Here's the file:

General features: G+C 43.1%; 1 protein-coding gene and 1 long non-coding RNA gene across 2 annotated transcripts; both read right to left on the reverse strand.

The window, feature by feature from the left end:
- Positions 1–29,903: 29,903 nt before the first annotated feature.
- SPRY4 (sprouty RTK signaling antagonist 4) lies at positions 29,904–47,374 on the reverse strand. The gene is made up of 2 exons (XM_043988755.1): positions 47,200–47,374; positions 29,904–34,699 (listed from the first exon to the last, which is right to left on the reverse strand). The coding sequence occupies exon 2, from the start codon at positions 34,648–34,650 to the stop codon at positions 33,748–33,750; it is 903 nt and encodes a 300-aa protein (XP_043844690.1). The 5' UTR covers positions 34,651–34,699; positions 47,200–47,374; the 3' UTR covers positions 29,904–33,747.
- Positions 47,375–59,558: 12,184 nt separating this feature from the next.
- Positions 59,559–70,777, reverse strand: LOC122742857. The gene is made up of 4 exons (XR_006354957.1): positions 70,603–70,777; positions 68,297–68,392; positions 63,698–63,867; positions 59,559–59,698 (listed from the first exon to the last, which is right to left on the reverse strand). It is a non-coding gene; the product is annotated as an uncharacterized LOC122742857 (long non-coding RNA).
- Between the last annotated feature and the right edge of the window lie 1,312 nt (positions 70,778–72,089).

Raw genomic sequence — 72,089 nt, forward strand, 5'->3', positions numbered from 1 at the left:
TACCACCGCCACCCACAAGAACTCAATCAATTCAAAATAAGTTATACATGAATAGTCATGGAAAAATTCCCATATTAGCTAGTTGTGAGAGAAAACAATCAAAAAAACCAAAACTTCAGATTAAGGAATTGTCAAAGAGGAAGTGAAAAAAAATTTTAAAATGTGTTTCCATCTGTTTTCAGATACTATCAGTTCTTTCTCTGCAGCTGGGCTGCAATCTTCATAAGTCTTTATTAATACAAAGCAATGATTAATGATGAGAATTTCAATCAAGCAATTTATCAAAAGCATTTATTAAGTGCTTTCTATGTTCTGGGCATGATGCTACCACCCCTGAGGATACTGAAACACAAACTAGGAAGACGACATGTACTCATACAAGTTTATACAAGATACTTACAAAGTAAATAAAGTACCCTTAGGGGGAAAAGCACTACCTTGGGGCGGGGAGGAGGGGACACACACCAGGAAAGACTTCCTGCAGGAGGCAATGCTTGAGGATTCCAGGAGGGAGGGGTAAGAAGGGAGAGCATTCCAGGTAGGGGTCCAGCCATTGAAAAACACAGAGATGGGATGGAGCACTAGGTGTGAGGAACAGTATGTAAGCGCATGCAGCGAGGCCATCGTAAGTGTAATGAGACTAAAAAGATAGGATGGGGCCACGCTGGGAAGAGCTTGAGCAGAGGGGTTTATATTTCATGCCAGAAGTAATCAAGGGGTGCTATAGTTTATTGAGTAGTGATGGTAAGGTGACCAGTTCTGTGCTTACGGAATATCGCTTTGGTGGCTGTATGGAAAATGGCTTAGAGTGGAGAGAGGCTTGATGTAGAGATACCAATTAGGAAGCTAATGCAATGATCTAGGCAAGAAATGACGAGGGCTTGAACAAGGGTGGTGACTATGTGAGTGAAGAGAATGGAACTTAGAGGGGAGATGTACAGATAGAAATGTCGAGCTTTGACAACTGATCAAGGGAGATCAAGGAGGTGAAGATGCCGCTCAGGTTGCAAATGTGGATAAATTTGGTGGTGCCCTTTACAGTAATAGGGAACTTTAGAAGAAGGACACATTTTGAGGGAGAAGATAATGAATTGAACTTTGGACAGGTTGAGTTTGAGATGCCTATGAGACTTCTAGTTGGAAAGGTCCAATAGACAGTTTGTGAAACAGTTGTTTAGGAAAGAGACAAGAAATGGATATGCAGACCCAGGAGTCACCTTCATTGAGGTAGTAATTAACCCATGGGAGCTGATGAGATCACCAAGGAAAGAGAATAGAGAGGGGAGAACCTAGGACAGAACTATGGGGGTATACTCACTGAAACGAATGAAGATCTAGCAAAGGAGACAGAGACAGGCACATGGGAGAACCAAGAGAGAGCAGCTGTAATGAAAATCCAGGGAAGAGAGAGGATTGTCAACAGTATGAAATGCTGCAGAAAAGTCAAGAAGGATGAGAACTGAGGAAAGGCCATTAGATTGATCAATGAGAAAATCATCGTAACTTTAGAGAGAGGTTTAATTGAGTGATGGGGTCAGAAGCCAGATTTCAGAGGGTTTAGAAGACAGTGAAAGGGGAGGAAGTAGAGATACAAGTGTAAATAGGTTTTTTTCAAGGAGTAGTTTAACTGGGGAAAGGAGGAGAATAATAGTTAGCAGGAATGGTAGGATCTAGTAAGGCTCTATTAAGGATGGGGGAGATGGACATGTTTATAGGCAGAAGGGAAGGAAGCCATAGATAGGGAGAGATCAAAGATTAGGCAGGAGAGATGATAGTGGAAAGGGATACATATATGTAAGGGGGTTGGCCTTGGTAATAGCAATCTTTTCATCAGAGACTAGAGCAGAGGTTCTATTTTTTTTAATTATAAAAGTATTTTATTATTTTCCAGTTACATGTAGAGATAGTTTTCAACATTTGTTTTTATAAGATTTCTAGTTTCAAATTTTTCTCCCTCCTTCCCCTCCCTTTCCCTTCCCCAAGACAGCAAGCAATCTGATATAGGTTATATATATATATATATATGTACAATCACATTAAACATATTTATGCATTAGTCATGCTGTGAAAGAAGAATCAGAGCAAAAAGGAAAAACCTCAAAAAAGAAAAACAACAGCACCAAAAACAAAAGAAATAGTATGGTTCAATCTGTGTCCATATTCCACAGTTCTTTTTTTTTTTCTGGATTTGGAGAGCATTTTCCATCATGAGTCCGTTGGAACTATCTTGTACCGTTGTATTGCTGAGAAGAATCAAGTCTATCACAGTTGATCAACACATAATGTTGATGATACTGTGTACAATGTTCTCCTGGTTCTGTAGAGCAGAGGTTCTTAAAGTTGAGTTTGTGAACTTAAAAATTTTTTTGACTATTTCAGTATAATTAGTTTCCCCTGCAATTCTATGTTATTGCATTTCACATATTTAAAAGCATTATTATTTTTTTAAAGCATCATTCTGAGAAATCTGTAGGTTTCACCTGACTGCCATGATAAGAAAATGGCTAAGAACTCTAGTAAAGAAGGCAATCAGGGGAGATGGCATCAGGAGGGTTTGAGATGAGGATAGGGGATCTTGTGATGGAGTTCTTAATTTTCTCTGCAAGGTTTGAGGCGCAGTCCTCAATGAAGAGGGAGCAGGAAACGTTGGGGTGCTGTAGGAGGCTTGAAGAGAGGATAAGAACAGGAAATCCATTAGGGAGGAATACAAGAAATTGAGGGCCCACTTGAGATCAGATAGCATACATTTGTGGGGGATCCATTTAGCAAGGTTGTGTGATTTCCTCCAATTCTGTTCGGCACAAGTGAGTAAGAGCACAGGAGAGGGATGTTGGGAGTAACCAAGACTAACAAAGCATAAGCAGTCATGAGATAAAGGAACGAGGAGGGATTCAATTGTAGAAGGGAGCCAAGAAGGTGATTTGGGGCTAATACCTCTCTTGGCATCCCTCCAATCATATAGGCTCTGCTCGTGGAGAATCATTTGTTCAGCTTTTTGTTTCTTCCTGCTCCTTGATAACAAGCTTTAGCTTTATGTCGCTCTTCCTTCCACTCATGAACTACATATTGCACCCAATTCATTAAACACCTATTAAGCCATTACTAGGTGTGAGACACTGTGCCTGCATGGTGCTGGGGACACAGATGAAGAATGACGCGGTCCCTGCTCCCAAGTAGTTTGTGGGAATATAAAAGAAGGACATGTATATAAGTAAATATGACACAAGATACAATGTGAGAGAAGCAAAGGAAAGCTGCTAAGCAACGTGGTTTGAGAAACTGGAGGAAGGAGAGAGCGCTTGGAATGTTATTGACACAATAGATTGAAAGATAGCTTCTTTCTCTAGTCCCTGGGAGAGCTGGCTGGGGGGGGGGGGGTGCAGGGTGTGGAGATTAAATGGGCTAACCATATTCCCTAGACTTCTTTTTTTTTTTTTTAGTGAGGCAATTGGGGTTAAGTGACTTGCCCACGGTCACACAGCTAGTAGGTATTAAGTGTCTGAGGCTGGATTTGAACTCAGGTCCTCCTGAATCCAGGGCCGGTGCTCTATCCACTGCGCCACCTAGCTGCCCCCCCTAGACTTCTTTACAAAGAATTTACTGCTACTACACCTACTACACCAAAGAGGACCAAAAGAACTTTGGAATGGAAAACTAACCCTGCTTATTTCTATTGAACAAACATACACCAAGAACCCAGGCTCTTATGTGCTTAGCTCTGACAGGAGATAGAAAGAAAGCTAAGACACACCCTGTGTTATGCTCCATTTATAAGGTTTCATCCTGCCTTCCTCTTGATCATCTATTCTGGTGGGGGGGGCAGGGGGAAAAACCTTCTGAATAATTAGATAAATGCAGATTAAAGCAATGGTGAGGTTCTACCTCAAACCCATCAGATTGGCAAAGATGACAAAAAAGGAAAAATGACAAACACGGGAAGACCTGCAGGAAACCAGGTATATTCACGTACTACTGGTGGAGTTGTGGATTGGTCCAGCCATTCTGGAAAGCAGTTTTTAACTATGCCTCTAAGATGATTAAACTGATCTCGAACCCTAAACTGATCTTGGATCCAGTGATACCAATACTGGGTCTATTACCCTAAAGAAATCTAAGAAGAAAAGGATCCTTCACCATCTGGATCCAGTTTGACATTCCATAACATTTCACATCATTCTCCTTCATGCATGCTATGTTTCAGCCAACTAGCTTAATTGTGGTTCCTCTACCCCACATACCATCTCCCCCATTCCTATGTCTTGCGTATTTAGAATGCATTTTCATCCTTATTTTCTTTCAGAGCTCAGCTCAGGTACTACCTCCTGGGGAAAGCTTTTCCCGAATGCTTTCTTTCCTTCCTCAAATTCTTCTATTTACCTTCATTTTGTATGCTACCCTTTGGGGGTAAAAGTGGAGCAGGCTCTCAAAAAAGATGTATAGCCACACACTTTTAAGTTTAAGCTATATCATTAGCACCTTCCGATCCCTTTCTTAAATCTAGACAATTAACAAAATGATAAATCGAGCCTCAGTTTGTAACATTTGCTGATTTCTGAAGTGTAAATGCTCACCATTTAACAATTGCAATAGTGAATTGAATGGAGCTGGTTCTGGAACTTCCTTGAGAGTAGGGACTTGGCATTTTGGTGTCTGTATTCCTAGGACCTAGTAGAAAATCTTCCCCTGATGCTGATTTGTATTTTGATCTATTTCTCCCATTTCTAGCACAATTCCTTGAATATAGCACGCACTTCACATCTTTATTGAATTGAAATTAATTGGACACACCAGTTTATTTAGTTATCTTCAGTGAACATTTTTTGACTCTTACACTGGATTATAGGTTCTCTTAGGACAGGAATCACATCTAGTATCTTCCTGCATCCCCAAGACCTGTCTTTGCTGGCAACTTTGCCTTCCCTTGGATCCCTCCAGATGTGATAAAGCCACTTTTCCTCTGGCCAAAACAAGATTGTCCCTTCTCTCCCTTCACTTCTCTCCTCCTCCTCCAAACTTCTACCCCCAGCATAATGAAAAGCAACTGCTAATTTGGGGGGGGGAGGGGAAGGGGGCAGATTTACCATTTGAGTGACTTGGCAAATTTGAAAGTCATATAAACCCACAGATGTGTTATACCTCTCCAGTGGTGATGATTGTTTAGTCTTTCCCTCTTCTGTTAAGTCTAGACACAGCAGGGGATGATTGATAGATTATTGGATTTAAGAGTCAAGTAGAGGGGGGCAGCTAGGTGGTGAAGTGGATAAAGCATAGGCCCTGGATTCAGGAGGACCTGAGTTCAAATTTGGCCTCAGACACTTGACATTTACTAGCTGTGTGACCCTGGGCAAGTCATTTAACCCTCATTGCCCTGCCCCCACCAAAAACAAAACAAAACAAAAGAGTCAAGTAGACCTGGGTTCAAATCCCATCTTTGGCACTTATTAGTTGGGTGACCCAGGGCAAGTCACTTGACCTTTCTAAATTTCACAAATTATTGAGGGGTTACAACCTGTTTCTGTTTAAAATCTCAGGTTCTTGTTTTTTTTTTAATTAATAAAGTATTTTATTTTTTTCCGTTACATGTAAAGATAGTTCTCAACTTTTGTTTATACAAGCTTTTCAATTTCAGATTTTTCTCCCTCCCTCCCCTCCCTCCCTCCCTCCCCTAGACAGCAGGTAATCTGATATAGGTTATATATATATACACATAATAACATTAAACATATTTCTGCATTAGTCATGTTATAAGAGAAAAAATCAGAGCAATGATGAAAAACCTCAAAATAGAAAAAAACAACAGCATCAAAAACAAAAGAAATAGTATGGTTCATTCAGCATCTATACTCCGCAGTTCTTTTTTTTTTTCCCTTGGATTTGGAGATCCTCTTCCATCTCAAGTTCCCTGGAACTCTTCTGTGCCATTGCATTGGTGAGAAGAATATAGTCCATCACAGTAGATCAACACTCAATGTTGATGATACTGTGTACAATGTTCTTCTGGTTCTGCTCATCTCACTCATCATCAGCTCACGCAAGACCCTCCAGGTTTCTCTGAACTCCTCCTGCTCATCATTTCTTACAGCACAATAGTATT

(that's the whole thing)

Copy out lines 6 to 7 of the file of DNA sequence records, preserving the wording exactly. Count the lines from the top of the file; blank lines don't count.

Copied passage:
- Positions 59,559–70,777, reverse strand: LOC122742857. The gene is made up of 4 exons (XR_006354957.1): positions 70,603–70,777; positions 68,297–68,392; positions 63,698–63,867; positions 59,559–59,698 (listed from the first exon to the last, which is right to left on the reverse strand). It is a non-coding gene; the product is annotated as an uncharacterized LOC122742857 (long non-coding RNA).
- Between the last annotated feature and the right edge of the window lie 1,312 nt (positions 70,778–72,089).